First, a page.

What makes Greenville and East Carolina University such a good location for the Center?
Eastern North Carolina is an interesting place to study sustainable tourism. While on the one hand, it is one of the least densely populated areas not only in the state, but on the East Coast (one of the few places east of the Mississippi River where you can clearly see the Milky Way in the night sky), it has abundant and unique wildlife, including the red wolf, one of the rarest large predators in North America, and natural resources that aesthetically can rival any travel destination in the world. But on the other hand, much of the leisure travel development and marketing has been focused on the beach. So the gap between potential and existing product is quite large. At the same time, the region has faced and continues to face a number of economic struggles. With the region’s close proximity to a number of potential drive markets, the dynamic and rich cultural heritage of the area, and a growing number of local residents, business owners, and government officials who recognize the opportunity tourism may provide, this region is an ideal location to better understand and test strategies of sustainable tourism development. It is also a region that is heavily dependent on the cultural and natural heritage of the area to thrive as a tourism destination, which again makes it an almost ideal place to understand and teach future tourism leaders about balancing economic, social, and economic issues as they relate to tourism development.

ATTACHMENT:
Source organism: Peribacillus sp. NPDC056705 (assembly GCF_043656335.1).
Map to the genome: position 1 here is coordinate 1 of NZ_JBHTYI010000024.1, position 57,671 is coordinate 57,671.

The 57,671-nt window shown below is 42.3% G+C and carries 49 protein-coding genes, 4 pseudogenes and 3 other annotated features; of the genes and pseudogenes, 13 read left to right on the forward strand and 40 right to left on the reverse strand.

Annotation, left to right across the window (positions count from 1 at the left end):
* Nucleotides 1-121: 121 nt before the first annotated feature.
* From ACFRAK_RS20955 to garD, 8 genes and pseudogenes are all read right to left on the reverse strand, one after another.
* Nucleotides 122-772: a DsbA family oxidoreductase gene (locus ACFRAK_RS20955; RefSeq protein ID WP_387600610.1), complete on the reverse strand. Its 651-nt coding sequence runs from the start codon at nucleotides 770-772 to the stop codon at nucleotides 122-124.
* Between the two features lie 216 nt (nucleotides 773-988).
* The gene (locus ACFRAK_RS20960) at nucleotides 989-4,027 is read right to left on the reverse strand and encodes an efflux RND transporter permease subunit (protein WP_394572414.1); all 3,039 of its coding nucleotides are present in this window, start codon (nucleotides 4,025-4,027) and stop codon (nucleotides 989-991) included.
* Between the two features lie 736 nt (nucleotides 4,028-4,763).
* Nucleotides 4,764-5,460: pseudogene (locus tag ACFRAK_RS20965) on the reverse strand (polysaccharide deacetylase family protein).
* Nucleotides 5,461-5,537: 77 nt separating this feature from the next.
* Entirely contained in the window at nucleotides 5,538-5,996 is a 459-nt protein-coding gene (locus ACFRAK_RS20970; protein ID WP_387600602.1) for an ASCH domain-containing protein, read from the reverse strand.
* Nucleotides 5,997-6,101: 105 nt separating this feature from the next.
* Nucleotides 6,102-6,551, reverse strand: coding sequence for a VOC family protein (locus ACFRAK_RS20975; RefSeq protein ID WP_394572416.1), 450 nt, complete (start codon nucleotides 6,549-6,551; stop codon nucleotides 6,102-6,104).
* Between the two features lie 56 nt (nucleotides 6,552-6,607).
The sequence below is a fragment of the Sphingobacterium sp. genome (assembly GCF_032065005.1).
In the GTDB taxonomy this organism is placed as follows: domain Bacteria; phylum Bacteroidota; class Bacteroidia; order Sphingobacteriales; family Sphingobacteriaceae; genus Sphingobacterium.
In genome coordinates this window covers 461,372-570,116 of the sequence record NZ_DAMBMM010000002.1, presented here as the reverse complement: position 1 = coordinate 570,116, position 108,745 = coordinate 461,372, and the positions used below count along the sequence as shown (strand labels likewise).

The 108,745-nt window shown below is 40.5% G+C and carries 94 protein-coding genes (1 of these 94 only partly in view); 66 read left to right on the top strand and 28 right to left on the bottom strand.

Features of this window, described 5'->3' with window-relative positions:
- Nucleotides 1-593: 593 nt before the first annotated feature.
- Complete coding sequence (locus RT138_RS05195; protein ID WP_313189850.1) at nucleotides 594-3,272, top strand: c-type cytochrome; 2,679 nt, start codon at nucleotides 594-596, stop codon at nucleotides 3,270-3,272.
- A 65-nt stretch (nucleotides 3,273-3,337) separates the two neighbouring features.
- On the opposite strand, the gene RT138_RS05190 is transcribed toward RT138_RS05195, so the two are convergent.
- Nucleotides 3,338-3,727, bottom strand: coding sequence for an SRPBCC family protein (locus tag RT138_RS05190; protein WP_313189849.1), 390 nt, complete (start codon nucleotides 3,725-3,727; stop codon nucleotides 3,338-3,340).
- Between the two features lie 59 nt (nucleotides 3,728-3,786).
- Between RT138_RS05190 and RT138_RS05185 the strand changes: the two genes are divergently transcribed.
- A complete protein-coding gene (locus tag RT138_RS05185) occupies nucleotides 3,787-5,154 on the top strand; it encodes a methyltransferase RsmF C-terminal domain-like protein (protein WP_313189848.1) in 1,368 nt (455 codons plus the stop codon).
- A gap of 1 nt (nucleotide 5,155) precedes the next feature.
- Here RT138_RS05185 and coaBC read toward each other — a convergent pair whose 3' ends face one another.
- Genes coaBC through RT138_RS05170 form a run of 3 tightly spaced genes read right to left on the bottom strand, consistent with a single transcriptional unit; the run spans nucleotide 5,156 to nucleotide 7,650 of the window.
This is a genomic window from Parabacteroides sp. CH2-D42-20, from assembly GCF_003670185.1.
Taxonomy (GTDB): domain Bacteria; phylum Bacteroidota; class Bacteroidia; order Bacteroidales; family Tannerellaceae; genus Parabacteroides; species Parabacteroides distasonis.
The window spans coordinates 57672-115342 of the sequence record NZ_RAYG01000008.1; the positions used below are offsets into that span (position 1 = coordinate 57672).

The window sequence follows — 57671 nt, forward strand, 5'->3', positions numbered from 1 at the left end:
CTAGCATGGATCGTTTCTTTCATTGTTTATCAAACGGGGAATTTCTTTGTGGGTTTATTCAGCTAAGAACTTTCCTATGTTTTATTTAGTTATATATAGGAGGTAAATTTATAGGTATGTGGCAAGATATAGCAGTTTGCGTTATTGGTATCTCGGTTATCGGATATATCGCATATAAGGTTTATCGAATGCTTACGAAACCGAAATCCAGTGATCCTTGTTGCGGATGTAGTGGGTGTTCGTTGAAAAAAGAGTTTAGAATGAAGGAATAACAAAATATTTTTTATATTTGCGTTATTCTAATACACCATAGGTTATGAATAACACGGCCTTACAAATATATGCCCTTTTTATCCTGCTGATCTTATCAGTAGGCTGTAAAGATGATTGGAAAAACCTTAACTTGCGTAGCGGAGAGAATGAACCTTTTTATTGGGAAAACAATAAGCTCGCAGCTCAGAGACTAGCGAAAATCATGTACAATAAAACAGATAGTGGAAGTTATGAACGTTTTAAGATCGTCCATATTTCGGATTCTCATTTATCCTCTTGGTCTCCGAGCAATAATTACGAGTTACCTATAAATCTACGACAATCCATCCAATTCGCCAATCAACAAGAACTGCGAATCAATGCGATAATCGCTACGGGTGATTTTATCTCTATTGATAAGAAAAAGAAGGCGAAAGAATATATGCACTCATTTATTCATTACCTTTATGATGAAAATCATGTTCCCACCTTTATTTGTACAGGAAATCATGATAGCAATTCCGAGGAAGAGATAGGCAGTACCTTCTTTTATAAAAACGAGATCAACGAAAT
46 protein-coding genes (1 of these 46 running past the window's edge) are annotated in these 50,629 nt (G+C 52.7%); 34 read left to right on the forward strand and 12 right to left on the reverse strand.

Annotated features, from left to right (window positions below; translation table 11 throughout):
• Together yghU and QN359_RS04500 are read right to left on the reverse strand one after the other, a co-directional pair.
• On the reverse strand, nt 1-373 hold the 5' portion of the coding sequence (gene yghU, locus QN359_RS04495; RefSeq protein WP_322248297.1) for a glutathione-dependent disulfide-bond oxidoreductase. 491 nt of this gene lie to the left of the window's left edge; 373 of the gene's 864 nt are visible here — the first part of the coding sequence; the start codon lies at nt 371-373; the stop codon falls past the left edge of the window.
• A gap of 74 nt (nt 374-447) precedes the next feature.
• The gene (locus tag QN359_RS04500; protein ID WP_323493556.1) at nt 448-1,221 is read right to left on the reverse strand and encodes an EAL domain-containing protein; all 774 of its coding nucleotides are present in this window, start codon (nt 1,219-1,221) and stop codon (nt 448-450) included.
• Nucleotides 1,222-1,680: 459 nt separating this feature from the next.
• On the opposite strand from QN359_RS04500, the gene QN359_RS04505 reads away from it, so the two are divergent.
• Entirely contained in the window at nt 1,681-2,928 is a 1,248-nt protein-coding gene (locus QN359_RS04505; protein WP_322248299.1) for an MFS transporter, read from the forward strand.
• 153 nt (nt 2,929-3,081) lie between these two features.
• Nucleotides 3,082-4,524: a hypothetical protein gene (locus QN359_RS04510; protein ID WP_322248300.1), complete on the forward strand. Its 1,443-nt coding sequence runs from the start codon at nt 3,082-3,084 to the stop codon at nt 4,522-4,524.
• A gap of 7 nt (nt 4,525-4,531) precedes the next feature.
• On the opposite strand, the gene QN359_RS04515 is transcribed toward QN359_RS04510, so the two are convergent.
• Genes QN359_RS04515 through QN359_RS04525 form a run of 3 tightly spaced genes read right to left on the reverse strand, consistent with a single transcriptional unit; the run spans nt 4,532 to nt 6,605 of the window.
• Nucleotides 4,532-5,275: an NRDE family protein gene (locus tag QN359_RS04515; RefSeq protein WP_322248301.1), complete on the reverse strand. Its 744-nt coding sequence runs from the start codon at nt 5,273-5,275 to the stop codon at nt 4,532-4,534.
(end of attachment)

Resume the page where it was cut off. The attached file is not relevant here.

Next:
East Carolina University has proven ideal for expanding the work of the Center (originally established in the mid 90’s at the University of Colorado) as its embraces interdisciplinary education, values applied research and understands the importance of engaging with business and government to address societal issues. It also has supported the establishment of the graduate degree program, the first of its kind in the country, which draws upon the intellectual capital of the faculty from six colleges and draws an eclectic group of degree candidates from many disciplinary backgrounds. It has also provided us with the opportunity recently to expand our mission to sustainability more generally and to include natural resources and the built environment.
What does the tourism industry mean for NC as a whole? And why does it need to concern itself with sustainability?
In 2012, according to the NC Department of Commerce, the tourism industry directly supported more than 40,000 businesses and nearly 200,000 jobs from $19.4 billion in visitor spending. So from a purely direct economic impact, tourism is an important industry to our state. However, it is becoming increasingly clear to many economic development professionals that tourism serves as a welcome mat to investment in our state. Whether it is a business owner who selects to relocate to our state because of the outdoor recreational opportunities, or a retiree who moves to North Carolina to be closer to world class sailing, communities across the state are seeing how investments in tourism is paying dividends across their economy.